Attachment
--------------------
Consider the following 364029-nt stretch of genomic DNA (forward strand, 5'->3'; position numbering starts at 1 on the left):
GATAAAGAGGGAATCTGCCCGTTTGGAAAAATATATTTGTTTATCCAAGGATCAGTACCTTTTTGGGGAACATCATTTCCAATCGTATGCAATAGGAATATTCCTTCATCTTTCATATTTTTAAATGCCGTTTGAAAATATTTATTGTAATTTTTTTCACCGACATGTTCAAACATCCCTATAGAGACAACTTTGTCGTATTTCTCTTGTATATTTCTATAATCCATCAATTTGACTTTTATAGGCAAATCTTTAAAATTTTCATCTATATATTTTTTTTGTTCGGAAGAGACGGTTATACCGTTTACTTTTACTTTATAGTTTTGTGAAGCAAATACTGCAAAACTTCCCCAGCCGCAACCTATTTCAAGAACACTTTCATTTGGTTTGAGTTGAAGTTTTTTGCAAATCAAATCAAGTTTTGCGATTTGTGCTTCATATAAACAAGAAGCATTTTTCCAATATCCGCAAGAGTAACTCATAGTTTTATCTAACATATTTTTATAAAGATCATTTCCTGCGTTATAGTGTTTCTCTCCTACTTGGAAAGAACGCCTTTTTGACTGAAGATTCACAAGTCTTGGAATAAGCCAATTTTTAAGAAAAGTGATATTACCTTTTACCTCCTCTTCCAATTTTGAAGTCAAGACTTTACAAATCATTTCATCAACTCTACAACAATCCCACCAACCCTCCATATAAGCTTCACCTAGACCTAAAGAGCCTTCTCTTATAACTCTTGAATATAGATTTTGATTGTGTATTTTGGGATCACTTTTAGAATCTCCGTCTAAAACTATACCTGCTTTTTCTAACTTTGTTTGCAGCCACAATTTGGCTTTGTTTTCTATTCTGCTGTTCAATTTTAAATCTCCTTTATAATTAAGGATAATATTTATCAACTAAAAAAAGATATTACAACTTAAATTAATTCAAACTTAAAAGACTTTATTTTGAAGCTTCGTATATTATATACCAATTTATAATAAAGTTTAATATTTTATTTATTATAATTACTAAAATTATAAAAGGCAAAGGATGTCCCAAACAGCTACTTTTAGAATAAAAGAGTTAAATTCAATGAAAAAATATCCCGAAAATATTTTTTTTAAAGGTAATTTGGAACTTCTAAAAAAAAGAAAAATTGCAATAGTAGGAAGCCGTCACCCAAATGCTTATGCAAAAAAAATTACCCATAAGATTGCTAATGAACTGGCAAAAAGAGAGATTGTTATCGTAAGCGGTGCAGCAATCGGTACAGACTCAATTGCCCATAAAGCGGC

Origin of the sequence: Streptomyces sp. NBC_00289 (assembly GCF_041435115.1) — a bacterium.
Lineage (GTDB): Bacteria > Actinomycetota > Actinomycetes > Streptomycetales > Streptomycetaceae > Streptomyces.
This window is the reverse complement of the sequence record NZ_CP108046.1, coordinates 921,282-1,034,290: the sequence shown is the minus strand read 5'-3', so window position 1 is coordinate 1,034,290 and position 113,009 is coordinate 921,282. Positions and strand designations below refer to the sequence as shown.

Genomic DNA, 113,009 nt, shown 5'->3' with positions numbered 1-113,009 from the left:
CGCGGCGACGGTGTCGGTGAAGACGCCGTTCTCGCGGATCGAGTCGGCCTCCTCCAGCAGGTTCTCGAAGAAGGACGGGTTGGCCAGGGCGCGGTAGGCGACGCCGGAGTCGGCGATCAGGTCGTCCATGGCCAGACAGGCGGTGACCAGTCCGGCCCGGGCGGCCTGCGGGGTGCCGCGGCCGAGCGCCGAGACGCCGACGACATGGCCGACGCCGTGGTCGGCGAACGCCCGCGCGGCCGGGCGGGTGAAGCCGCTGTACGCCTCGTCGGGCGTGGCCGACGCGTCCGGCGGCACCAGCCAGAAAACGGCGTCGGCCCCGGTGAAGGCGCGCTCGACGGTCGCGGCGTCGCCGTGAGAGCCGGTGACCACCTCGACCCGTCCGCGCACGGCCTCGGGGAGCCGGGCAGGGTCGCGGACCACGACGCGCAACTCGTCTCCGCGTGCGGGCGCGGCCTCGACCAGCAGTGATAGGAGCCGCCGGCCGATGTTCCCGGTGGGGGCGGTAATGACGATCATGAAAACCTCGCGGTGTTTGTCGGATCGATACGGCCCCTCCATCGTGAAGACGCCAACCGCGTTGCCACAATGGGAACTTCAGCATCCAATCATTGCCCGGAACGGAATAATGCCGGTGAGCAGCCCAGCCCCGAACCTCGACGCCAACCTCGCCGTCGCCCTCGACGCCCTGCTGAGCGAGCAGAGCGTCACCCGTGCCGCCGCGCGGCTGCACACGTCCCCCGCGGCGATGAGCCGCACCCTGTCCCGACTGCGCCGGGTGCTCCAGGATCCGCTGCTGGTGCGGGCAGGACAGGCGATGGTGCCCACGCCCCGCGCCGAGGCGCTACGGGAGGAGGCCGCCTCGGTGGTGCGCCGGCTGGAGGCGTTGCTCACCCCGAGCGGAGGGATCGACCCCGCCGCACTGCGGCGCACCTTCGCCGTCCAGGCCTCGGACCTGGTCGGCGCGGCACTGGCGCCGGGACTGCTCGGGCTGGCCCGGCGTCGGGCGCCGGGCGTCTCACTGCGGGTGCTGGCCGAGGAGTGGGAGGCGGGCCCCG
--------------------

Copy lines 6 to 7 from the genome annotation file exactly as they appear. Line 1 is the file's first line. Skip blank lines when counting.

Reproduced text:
Genomic DNA, 113,009 nt, shown 5'->3' with positions numbered 1-113,009 from the left:
CGCGGCGACGGTGTCGGTGAAGACGCCGTTCTCGCGGATCGAGTCGGCCTCCTCCAGCAGGTTCTCGAAGAAGGACGGGTTGGCCAGGGCGCGGTAGGCGACGCCGGAGTCGGCGATCAGGTCGTCCATGGCCAGACAGGCGGTGACCAGTCCGGCCCGGGCGGCCTGCGGGGTGCCGCGGCCGAGCGCCGAGACGCCGACGACATGGCCGACGCCGTGGTCGGCGAACGCCCGCGCGGCCGGGCGGGTGAAGCCGCTGTACGCCTCGTCGGGCGTGGCCGACGCGTCCGGCGGCACCAGCCAGAAAACGGCGTCGGCCCCGGTGAAGGCGCGCTCGACGGTCGCGGCGTCGCCGTGAGAGCCGGTGACCACCTCGACCCGTCCGCGCACGGCCTCGGGGAGCCGGGCAGGGTCGCGGACCACGACGCGCAACTCGTCTCCGCGTGCGGGCGCGGCCTCGACCAGCAGTGATAGGAGCCGCCGGCCGATGTTCCCGGTGGGGGCGGTAATGACGATCATGAAAACCTCGCGGTGTTTGTCGGATCGATACGGCCCCTCCATCGTGAAGACGCCAACCGCGTTGCCACAATGGGAACTTCAGCATCCAATCATTGCCCGGAACGGAATAATGCCGGTGAGCAGCCCAGCCCCGAACCTCGACGCCAACCTCGCCGTCGCCCTCGACGCCCTGCTGAGCGAGCAGAGCGTCACCCGTGCCGCCGCGCGGCTGCACACGTCCCCCGCGGCGATGAGCCGCACCCTGTCCCGACTGCGCCGGGTGCTCCAGGATCCGCTGCTGGTGCGGGCAGGACAGGCGATGGTGCCCACGCCCCGCGCCGAGGCGCTACGGGAGGAGGCCGCCTCGGTGGTGCGCCGGCTGGAGGCGTTGCTCACCCCGAGCGGAGGGATCGACCCCGCCGCACTGCGGCGCACCTTCGCCGTCCAGGCCTCGGACCTGGTCGGCGCGGCACTGGCGCCGGGACTGCTCGGGCTGGCCCGGCGTCGGGCGCCGGGCGTCTCACTGCGGGTGCTGGCCGAGGAGTGGGAGGCGGGCCCCG